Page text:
The start of a new year always provides a bit of motivation and that's been the case about my goal to read more books. Along with an abnormally cold Ohio January, I've torn through more books this month than any other. Here's what I've ready so far.
The Circle. I read this at the same time as Average is Over (see below) and the two books blew my mind to the point that I nearly needed the singularity they both address to put me back together again. The Circle follows Mae Hollands as she joins a Google/Facebook/Apple like company in California. She goes from working in a water pump plant to being one of the most popular people in the country thanks her to constant connection using zings (like tweets), smiles, frowns, and other data that people share. I wanted the book to take a Children of Men course, going from the pristine campus Mae works on to the gritty back streets where revolution festers. It didn't. Instead, it took things in a nice and steady direction of what the future might be, small changes over time that led to big differences. Which I guess is how things would happen anyways. I agreed with the small changes in the book, but was appalled by what the culmination of them looked like.
Average Is Over: Powering America Beyond the Age of the Great Stagnation. If The circle was a focused fictional account that might be true, this is the non-fictional macro view. I enjoy reading Cowen because his logic is well deduced and this book was no different. It was my favorite book of his so far and covers many areas using mostly chess as a model for the future. Cowen's main premise is that the greatest chess teams in the world are those that combine computer and human, and someday that will be true of the greatest workers in the world too. He also suggests that income inequality will rise, but so will the standard of living and things won't be bad at all. Here are 5 things I learned.
2k to 10k: Writing Faster, Writing Better, and Writing More of What You Love. I've posted my review, but I'll mention again that this book can help you do anything better. Rachel Aaron started by asking herself how she wrote best. She found the recipe included knowing what you want to do, knowing what you need to know to do it, and knowing when you can do it best. That simplified formula is something that we can apply to anything. From studying a new subject to snacking on the right foods at the right time.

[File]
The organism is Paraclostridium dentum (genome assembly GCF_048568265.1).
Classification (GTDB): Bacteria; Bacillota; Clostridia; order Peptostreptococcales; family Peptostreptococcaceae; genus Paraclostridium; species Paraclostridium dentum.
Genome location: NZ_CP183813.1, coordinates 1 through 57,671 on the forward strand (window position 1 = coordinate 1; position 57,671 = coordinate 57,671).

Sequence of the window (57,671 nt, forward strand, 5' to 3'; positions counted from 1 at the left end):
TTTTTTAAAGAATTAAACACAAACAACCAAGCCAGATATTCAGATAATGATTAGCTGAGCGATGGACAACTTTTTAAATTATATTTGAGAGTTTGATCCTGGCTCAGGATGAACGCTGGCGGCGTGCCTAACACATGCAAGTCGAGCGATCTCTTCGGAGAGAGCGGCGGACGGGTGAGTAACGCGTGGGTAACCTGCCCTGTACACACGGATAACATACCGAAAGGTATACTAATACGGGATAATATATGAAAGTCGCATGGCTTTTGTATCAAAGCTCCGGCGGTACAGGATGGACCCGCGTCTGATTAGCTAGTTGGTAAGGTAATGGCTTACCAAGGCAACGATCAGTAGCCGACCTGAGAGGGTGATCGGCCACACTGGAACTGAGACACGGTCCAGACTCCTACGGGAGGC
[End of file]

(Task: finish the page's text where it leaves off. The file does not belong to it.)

In addition to this being great content, it also showed me that now is a great time for reading materials to be just the right length. This book weighs in at 64 pages and Do The Work at 109. The stories that each of these told fit nicely into those smaller page counts.
My Stroke of Insight: A Brain Scientist's Personal Journey. Another book I've posted a review for, but I'll add this. This book was the equivalent of a great sport announcer. If you watch any sports you know that there are some commentators that are former players and they understand the game well. In football this is the guy who, during the replay, shows a key block or position of a player that led to the success by one of the teams. That's what Taylor did in writing this book, only instead of sports, it's about a brain during a stroke.
A Short History of Nearly Everything. I was listening to this audiobook and it's going to take a long longer than a short time to get to nearly everything. Bryson is funny and smart and finds details in the crevices of history that made me wonder why history in school wasn't taught this same way. Back then I would have been entertained by 12 year old girls who discovered fossilized sea monsters and feuding geologists. This book, like some of Bryson's others, is long. It's like being at a buffet and while there is delicious food, you're just too full. I stopped reading this part-way though I'm sure to return to it someday.
David and Goliath: Underdogs, Misfits, and the Art of Battling Giants. If Bryson is the mammoth buffet, Gladwell is the good meal. I've read his other books and enjoyed them greatly. I've read that his book got some push-back and there is some resistance to his calling attention to the 10,000 hour rule, but so far it's enjoyable. Most notably the beginning where Gladwell suggests that Goliath was afflicted with acromegaly, a syndrome that causes excessive growth and poor vision. I'm listening to the audiobook and it's as well narrated as What the Dog Saw.
Can you comment on anything you've read lately?